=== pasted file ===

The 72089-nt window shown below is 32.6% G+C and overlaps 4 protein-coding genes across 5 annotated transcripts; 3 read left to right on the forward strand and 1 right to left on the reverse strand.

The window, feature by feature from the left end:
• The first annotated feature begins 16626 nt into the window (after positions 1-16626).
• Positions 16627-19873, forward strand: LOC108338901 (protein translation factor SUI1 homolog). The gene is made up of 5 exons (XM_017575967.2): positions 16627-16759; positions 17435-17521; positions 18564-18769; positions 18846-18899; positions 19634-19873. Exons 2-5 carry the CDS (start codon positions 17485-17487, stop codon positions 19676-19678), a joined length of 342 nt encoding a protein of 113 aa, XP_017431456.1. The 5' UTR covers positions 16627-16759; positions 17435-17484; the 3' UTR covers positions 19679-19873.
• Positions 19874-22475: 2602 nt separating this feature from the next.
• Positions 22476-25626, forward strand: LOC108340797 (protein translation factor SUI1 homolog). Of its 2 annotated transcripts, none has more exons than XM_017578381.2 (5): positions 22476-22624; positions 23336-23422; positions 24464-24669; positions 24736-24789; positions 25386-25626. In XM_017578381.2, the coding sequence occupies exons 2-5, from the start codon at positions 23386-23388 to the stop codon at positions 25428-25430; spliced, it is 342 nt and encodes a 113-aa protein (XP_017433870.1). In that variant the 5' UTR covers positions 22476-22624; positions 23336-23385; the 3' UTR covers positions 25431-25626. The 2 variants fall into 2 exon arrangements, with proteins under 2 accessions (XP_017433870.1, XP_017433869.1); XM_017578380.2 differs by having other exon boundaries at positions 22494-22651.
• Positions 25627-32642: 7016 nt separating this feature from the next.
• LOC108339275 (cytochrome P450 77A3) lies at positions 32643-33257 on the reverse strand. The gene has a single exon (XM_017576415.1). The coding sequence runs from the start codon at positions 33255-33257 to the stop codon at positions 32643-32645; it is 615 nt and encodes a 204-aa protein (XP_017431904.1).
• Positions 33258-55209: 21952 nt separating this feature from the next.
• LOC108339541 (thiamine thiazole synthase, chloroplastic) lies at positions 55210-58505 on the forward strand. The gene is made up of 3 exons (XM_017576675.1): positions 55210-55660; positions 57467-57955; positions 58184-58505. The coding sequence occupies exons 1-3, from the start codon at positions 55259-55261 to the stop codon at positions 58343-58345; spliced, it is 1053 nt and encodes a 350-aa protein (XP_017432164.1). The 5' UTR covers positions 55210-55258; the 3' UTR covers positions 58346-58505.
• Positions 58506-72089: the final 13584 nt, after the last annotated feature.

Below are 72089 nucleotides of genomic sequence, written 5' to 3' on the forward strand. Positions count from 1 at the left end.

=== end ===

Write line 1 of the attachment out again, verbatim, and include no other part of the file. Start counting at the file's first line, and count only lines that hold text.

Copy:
The 72089-nt window shown below is 32.6% G+C and overlaps 4 protein-coding genes across 5 annotated transcripts; 3 read left to right on the forward strand and 1 right to left on the reverse strand.